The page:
The California Public Utilities Commission (CPUC) has adopted three new programs to promote the installation of solar energy to serve customers in disadvantaged communities.
First, the Disadvantaged Communities – Single-family Solar Homes (DAC-SASH) program, modeled after the existing Single-family Affordable Solar Homes (SASH) program, will provide upfront financial incentives toward the installation of solar for low-income homeowners. The program will be available to low-income customers who are resident-owners of single-family homes in disadvantaged communities. The incentives will assist customers in overcoming barriers to the installation of solar, such as a lack of upfront capital or credit.
Next, the Disadvantaged Communities – Green Tariff (DAC-Green Tariff) program will provide a 20% bill discount to customers in disadvantaged communities. This will allow customers to choose clean energy options without the need to own their home and without the cost of installing their own solar systems, explains the CPUC. The program is modeled after the existing green tariff portion of the Green Tariff/Shared Renewables programs. It will be available to customers who meet the income eligibility requirements for the California Alternate Rates for Energy (CARE) and Family Electric Rate Assistance programs.
Lastly, the Community Solar Green Tariff program – similar to the DAC Green Tariff program – and will also provide a 20% bill discount. This program will allow primarily low-income customers in disadvantaged communities to benefit from the development of solar generation projects located in or near their communities. The communities will work with a local nonprofit or local government sponsor to organize community interest and present siting locations to the utility; the sponsor can also receive an incentive for its efforts.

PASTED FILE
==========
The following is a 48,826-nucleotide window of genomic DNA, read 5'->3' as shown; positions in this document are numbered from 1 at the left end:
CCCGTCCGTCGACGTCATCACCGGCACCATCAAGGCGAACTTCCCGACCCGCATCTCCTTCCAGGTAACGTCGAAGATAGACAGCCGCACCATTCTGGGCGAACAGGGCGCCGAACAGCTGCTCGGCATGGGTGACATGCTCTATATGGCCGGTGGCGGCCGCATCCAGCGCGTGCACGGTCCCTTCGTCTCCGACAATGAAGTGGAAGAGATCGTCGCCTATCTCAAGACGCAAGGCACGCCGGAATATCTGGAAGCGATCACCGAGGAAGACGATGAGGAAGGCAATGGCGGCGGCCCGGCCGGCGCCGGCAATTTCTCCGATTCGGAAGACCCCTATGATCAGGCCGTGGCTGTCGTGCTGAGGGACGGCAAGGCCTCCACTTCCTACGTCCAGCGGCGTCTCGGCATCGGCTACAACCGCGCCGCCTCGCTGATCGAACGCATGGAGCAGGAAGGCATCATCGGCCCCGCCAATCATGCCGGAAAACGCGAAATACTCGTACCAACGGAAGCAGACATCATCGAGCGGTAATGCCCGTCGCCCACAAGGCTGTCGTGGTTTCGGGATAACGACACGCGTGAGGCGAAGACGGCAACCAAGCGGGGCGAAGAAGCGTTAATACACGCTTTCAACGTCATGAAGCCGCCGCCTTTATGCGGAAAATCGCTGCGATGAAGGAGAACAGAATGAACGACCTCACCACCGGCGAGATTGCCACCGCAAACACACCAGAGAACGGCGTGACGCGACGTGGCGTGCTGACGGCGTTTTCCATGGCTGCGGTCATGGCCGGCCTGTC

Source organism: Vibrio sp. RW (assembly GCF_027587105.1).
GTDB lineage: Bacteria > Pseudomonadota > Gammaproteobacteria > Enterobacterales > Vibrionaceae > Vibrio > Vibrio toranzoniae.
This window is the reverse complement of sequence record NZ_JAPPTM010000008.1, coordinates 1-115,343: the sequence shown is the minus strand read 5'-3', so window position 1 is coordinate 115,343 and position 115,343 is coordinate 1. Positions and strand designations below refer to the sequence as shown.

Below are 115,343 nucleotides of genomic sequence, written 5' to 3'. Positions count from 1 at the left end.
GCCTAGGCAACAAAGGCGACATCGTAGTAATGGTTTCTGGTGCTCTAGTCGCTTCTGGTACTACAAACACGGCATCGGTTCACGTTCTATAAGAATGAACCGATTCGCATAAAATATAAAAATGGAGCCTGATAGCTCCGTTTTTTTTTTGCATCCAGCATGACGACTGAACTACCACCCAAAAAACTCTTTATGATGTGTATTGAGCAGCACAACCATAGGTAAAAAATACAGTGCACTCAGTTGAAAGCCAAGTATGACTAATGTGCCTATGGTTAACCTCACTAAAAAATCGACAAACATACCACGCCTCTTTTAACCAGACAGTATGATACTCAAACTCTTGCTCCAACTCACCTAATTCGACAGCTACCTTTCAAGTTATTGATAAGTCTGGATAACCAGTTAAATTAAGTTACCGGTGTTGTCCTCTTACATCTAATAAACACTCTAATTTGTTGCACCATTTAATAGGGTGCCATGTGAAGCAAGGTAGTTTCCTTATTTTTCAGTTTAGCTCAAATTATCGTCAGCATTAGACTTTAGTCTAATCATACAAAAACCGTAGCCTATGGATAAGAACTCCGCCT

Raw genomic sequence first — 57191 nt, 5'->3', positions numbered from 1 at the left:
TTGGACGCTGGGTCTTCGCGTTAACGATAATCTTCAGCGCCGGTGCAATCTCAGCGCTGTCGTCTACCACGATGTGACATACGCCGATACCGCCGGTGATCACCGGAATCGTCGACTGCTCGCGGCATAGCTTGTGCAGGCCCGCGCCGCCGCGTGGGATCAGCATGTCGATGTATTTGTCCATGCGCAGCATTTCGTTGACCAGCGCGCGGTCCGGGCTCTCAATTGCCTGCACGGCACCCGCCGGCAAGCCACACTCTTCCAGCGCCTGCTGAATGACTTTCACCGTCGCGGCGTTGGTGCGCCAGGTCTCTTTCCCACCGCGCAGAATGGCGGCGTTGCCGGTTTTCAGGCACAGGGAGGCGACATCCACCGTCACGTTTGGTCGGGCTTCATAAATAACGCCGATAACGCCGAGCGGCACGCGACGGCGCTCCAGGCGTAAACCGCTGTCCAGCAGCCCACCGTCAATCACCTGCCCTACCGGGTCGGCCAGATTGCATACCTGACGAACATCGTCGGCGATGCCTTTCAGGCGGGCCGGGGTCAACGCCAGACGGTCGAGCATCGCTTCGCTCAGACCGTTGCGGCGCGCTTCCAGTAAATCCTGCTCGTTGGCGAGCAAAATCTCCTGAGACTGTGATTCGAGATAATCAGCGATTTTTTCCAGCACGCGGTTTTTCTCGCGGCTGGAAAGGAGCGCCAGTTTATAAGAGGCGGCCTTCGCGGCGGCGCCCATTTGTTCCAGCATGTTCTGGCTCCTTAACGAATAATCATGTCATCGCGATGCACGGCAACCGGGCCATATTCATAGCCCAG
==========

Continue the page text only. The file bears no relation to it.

“Transitioning to a clean economy must include all Californians. Targeting solar investments in low-income and disadvantaged communities will help ensure that all Californians have access to all the benefits of solar, whether on their roofs or nearby in their neighborhoods,” says Commissioner Martha Guzman Aceves.
Both the DAC-SASH and DAC-Green Tariff programs will be funded first through greenhouse-gas allowance proceeds. If such funds are exhausted, the programs would be funded through public-purpose program funds.
A.B.327, passed in 2013, included a requirement for the CPUC to develop programs to increase adoption of renewable generation among residential customers in disadvantaged communities.
“California has been a leader nationally in providing solar access to families in disadvantaged communities,” comments Elise Hunter, policy and regulatory director at GRID Alternatives. “We are thrilled to see the commission’s continued efforts to expand access and ensure that our transition to clean energy includes all our communities.”
Also applauding the CPUC’s announcement is Abigail Ross Hopper, president and CEO of the Solar Energy Industries Association:
“This is a bold statement that California will continue to lead in solar energy adoption, and it is our hope that the Golden State will be a model for other states as they seek ways to provide the benefits of solar energy to all American communities,” she says. “SEIA commends the commission for making it easier for all families, regardless of income level, to go solar.”
Calling the decision “an important first step,” Hopper notes, however, that California and other states still have “more to do to bring affordable energy to low-income communities, including to renters and others who can’t currently go solar.”
“We look forward to working with lawmakers and regulators to improve options for these communities,” Hopper says.
Sachu Constantine, regulatory managing director at Vote Solar, adds, “California must now show the nation and the world that we are committed to building a clean energy economy for all by taking further steps to expand community solar options for renters and others who can’t go solar on their own rooftops.”